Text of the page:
Quorum loss from JVM failure

A catalog server that fails will cause quorum to be lost. In this case, quorum should be overridden as fast as possible. The failed catalog service cannot rejoin the grid until quorum has been overridden.


Quorum loss from network brown out

WebSphere eXtreme Scale is designed to expect the possibility of brown outs. A brown out is when a temporary loss of connectivity occurs between data centers. This is usually transient in nature and brown outs should clear within a matter of seconds or minutes. While WebSphere eXtreme Scale tries to maintain normal operation during the brown out period, a brown out is regarded as a single failure event. The failure is expected to be fixed and then normal operation resumes with no WebSphere eXtreme Scale actions necessary.

A long duration brown out can be classified as a blackout only through user intervention. Overriding quorum on one side of the brown out is required in order for the event to be classified as a black out.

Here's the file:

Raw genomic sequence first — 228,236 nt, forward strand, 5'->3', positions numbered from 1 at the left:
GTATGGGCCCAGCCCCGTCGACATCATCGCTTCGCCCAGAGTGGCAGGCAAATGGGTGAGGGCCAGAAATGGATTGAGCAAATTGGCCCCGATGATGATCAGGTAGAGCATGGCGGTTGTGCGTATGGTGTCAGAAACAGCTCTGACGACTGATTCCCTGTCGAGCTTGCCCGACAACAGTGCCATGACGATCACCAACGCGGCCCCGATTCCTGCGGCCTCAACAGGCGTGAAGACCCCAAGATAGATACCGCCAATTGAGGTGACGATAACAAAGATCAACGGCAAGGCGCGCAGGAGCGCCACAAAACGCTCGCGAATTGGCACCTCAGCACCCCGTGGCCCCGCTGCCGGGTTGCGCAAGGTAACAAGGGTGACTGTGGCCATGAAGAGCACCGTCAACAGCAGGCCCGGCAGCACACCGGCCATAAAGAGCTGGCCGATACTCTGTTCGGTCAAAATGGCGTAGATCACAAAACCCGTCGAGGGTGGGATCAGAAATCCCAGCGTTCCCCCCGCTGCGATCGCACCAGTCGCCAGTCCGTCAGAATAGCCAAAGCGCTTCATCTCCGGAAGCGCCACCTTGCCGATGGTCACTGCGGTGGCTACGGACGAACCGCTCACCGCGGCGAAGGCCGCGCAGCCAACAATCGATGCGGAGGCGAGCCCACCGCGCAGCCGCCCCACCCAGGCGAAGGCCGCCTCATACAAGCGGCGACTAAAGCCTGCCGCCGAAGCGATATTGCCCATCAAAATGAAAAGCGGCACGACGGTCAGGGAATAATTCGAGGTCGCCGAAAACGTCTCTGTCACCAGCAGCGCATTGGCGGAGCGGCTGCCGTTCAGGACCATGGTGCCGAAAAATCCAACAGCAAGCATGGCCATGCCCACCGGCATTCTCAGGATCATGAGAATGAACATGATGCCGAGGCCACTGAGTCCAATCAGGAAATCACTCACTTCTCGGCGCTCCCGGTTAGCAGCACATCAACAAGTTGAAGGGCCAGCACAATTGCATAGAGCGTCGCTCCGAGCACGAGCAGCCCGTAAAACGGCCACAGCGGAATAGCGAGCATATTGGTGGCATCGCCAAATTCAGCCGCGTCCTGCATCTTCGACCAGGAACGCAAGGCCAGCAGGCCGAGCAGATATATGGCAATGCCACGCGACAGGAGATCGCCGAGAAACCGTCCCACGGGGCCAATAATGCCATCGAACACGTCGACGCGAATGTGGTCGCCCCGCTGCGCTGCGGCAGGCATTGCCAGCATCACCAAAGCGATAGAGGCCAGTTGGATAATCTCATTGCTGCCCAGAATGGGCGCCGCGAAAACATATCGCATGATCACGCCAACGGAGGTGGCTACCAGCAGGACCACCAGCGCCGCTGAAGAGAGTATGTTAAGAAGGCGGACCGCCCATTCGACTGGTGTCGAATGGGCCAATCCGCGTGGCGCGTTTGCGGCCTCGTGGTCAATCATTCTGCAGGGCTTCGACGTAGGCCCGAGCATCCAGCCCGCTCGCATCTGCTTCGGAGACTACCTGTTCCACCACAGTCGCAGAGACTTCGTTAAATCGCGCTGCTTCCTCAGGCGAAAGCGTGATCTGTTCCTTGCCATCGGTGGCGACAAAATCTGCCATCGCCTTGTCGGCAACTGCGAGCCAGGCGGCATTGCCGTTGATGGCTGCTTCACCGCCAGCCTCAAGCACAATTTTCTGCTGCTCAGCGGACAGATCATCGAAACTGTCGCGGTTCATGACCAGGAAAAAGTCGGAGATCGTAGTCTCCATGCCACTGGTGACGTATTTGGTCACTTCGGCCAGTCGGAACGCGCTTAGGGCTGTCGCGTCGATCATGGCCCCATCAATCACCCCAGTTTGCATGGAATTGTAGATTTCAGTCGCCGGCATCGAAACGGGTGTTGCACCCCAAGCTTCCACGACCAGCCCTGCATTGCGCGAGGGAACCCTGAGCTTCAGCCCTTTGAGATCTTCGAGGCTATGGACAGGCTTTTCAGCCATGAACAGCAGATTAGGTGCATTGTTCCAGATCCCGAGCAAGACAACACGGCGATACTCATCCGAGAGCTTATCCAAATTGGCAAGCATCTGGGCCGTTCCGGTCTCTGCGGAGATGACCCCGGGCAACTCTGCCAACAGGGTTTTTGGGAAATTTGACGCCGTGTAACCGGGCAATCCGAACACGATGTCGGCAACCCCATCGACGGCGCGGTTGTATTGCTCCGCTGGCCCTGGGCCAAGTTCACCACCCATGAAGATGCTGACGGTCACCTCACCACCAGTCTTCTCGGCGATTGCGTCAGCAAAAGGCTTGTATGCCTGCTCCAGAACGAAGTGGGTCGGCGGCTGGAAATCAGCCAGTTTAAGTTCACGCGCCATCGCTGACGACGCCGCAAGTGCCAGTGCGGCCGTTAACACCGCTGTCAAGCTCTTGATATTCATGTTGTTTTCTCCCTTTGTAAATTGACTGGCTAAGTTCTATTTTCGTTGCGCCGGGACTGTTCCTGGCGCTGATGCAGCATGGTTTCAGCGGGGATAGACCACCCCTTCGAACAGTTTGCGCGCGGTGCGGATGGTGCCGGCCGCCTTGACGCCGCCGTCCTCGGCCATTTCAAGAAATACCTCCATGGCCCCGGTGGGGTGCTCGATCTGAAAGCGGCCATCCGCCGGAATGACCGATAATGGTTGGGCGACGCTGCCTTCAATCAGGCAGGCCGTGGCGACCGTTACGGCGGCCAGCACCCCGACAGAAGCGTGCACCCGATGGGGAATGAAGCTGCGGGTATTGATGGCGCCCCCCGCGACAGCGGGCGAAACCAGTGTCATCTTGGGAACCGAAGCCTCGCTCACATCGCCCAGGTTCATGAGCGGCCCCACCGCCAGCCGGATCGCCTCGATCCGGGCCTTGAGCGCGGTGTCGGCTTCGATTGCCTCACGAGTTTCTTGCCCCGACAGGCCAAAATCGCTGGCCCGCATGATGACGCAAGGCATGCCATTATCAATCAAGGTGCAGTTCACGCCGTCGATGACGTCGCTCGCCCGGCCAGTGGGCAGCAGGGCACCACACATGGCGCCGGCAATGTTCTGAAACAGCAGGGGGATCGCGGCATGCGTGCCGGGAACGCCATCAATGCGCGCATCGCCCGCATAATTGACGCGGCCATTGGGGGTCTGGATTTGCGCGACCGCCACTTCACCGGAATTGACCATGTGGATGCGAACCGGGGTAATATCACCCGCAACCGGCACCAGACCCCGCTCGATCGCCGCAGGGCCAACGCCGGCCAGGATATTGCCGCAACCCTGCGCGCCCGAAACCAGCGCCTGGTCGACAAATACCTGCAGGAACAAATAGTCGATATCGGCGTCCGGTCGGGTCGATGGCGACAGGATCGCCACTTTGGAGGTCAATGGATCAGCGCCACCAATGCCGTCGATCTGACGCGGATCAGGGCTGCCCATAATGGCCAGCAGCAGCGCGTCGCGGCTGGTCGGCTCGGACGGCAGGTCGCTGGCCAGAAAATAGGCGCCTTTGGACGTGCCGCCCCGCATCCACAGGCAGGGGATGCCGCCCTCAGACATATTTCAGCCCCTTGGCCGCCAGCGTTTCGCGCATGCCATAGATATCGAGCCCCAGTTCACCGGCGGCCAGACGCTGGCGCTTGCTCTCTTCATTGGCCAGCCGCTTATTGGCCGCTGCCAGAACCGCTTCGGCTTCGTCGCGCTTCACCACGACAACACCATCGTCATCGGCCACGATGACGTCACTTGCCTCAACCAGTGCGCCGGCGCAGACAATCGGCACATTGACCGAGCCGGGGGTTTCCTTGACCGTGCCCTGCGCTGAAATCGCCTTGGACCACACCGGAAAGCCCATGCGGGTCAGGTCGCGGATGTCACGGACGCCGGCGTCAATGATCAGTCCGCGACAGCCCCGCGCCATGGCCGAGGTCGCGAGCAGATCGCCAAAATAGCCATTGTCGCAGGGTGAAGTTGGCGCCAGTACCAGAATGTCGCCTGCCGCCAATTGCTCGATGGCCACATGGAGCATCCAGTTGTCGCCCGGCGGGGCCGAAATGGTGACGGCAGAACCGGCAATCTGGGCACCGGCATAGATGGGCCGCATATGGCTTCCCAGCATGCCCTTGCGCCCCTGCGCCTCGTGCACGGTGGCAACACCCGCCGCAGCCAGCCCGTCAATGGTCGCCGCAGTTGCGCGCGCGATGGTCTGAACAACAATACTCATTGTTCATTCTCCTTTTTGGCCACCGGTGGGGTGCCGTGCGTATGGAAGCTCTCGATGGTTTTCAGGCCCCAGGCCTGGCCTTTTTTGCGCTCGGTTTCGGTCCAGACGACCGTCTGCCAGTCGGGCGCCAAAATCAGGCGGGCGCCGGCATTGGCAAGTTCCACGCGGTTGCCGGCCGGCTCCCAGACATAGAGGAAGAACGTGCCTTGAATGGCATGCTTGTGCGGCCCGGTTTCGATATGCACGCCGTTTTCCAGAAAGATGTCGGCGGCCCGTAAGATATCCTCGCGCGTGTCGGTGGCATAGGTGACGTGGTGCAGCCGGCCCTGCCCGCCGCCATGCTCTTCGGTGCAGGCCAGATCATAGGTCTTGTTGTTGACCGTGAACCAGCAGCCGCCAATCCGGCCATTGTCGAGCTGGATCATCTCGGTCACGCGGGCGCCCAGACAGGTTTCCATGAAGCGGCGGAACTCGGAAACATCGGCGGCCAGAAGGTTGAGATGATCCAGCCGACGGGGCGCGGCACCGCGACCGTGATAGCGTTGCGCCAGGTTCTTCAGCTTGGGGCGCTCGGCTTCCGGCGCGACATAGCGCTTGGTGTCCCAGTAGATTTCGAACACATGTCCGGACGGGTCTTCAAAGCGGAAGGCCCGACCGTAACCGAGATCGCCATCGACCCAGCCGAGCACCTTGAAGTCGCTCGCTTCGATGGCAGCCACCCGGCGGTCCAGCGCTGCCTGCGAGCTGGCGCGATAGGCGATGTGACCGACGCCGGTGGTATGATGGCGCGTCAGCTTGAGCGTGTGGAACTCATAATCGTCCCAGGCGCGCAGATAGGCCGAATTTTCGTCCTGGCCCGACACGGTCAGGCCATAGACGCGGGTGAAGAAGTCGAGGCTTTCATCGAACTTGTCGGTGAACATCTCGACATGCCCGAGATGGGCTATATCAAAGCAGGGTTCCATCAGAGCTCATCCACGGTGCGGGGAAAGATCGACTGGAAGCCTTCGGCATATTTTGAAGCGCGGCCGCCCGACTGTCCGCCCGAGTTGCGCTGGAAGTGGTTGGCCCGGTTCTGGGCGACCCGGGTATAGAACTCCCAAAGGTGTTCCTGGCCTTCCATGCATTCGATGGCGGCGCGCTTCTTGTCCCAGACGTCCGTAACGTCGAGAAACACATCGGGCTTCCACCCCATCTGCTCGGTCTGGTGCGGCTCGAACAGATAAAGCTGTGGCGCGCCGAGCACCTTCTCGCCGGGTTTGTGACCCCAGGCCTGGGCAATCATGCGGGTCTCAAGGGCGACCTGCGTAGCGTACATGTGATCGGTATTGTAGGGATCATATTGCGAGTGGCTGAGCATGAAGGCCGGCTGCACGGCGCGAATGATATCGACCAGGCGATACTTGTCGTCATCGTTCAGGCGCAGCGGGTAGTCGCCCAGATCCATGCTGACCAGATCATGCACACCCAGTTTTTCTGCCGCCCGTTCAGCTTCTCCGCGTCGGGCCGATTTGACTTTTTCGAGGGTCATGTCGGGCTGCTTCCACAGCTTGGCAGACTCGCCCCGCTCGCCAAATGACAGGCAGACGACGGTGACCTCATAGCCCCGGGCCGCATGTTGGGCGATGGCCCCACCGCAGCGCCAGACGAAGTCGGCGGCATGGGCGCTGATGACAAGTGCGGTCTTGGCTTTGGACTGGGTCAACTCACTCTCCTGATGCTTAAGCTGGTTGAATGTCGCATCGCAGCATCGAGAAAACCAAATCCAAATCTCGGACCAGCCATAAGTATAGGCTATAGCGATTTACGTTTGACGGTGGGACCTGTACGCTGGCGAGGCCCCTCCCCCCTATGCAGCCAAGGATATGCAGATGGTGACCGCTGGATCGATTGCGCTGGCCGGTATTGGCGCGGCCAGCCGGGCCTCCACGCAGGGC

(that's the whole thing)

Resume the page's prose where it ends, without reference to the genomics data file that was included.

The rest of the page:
Catalog service JVM cycling

If a catalog server is stopped by using stopOgServer, then the quorum drops to one less server. This means the remaining servers still have quorum. Restarting the catalog server bumps quorum back to the previous number.


Consequences of lost quorum

If a container JVM was to fail while quorum is lost, recovery will not take place until the brown out recovers or in the case of a black out the customer does an override quorum command. WebSphere eXtreme Scale regards a quorum loss event and a container failure as a double failure, which is a rare event. This means that applications may lose write access to data that was stored on the failed JVM until quorum is restored at which time normal recovery will take place.

Similarly, if you attempt to start a container during a quorum loss event, the container will not start.

Full client connectivity is allowed during quorum loss. If no container failures or connectivity issues happen during the quorum loss event then clients can still fully interact with the container servers.

If a brown out occurs then some clients may not have access to primary or replica copies of the data until the brown out clears.

New clients can be started, as there should be a catalog service JVM in each data center so at least one catalog service JVM can be reached by a client even during a brown out event.


Quorum recovery